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Kimmel Praises ABC’s Social Distancing from Young Viewers

Jimmy Kimmel (Image credit: Disney)

Even at a virtual upfront--or roadshow, Jimmy Kimmel was able to bite the hand that feeds him.

For nearly 20 years, the late-night host has been a highlight of the ABC upfront, now a show about the entire Disney’s portfolio--poking fun at his bosses, condemning broadcasting, insulting advertising in general and media buyers in particular, and even taking shots at competitors.

Related: Disney Shows Creative, Tech Muscle at Virtual Roadshow 

This year, Disney Ad Sales president Rita Ferro introduced Kimmel, who appeared to show up at an empty David Geffen Hall in New York’s Lincoln Center, where ABC had held upfronts for decades.

Related: Disney’s Ferro On This Year’s Market and the Upfront’s Future 

Considering he works for Disney, Kimmel dropped an F-bomb right away as he realized he was alone in the auditorium.  “Here I am standing here like a fucking fool. I feel like everyone on Quibi right now,” he said.

Related: ABC’s Burke Tells Buyers New Shows Are In the Works 

“Many of you thought there’s no way that the ABC upfront could possibly be worse. And to that I say welcome to the Disney Virtual Roadshow. We call it a road show because just like the Roadshow on PBS, we are selling antiques.

Kimmel joked about the recent management turnover at Disney. “We are a mess. We don’t know who our boss is. [Former Disney executive] Kevin Mayer quit us to go work for Chinese identity thieves,” he said. “Even our executives are leaving us for a younger audience . . . because he didn’t get to be the Bob. Everybody wants to be the Bob. Bob Iger, as you know, stepped down as CEO in February and Bob Chapek took over. Good timing, right?”

Speaking of timing, Kimmel noted the effect of the pandemic. “ What a time to be on planet Earth. Who’d have guessed one of the only things alive and well in the year 2020 would be network television,” he said, adding “What an exciting time to be an ad buyer. At any moment the president of the United States could claim that drinking your product cures the Coronavirus.

ABC, he said, was well prepared for the pandemic. “Our shows have been socially distancing themselves from young people for year.” he cracked.

Kimmel called NBC the biggest loser. “Remember last year how those dicks kept bragging about the Olympics? This is what you get for being a show-off. The truth is I don't know what they’re whining about over there. They could just run the Olympics from 2016 again. Who the fuck would know?”

Disney has something better than the Olympics, Kimmel said. “Disney Plus is thriving. That’s right, our most successful platform is the one you’re not allowed to be on.” he said. 

NBC has launched its own, streaming platform, Peacock. “Peacock is if you’ve ever said, ‘Gee, I can’t find that DVD boxed set of Frasier my sister bought me for Christmas in 2005. I wish there was an easy way I could pay for it every month forever,” he said.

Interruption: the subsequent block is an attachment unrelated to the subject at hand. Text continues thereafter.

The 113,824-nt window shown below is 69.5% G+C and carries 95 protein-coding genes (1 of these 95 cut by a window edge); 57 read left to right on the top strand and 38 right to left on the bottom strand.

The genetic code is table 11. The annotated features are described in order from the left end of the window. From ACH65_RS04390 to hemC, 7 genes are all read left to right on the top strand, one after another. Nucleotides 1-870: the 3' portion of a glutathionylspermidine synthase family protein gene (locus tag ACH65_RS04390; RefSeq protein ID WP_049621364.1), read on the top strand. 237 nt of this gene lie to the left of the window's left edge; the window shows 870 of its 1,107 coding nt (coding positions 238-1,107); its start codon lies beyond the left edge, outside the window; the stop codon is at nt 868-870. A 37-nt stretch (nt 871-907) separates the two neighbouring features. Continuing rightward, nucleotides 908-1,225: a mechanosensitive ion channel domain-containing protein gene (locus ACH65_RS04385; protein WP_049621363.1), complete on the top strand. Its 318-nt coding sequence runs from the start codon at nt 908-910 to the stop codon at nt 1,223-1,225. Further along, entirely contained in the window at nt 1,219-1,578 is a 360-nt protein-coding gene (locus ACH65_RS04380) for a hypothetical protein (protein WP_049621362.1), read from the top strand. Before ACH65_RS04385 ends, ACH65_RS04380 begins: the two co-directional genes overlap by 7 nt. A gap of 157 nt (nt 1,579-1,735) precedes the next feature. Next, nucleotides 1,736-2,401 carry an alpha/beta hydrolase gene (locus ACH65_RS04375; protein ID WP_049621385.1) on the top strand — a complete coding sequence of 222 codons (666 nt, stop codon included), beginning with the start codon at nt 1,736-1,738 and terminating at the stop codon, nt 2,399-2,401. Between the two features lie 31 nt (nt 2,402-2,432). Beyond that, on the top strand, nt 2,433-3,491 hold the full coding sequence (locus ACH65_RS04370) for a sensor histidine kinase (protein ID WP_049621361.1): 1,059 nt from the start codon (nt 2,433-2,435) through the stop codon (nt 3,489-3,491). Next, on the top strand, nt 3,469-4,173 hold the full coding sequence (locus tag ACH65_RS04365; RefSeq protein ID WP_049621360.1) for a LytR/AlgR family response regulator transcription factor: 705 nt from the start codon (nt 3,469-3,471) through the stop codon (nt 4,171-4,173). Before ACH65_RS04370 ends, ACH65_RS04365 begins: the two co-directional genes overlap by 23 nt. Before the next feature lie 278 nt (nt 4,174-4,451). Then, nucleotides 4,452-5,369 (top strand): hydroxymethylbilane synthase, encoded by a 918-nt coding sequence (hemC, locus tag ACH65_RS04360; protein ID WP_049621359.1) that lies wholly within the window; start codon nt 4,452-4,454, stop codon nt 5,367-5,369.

Peacock has vowed not to run more than five minutes of advertising per hour, and the “advertising community has vowed not to buy more than four minutes of advertising per hour.” he added.

Jimmy Kimmel appears to be in an empty Lincoln Center theater during Disney's virual upfront roadshow.

Jimmy Kimmel appears to be in an empty Lincoln Center theater during Disney's virual upfront roadshow. (Image credit: Disney)

Kimmel attempted to make some advanced advertising jokes, noting that data can tell you when a viewer will need a new vacuum and give you their address so you can drive to their house and steal the new vacuum from their porch.

“We have programmatic buying, where the machine to the purchasing, like when your Roomba gets horny and orders you another Roomba,” he said. And as far as ROI goes, forget the ‘R’ this year. There will be no return on your investment. It’s just one of the sacrifices you’re going to have to make to keep us afloat.”

He noted that platforms come and go, but television is here to stay, whether you watch it or not. “Let’s remember what TV doesn’t do. TV doesn't buffer. TV never freezes up on you. TV doesn't constantly suggest which other shows you should watch.  TV doesn't ask you for a password you can't remember or ask if you accept cookies or start playing the next episode without giving you time to say you don't want to watch another episode and then before you know it. the sun's coming up you just finished a whole season of Riverdale. And most importantly TV will never ever keep a list of all the porn you've ever watched.”

Kimmel noted that this year’s upfront couldn’t be done in person because “there’s a vulnerable population of elderly CBS viewers we have to protect." Yes, a joke about CBS having old viewers.

“Maybe next year. You want shrimp? Next year we’ll give you a shrimp. But in the meantime we need cash. Disneyland hasn’t sold a churro in months, and to make up for it we are going to ream your asses this year,” he said.

In these uncertain times, no one knows how much time we have left, “and you just wasted a half hour on this. Thank you for doing that. And we’ll mail you some shrimp.”

Jon Lafayette
Jon Lafayette

Jon has been business editor of Broadcasting+Cable since 2010. He focuses on revenue-generating activities, including advertising and distribution, as well as executive intrigue and merger and acquisition activity. Just about any story is fair game, if a dollar sign can make its way into the article. Before B+C, Jon covered the industry for TVWeek, Cable World, Electronic Media, Advertising Age and The New York Post. A native New Yorker, Jon is hiding in plain sight in the suburbs of Chicago.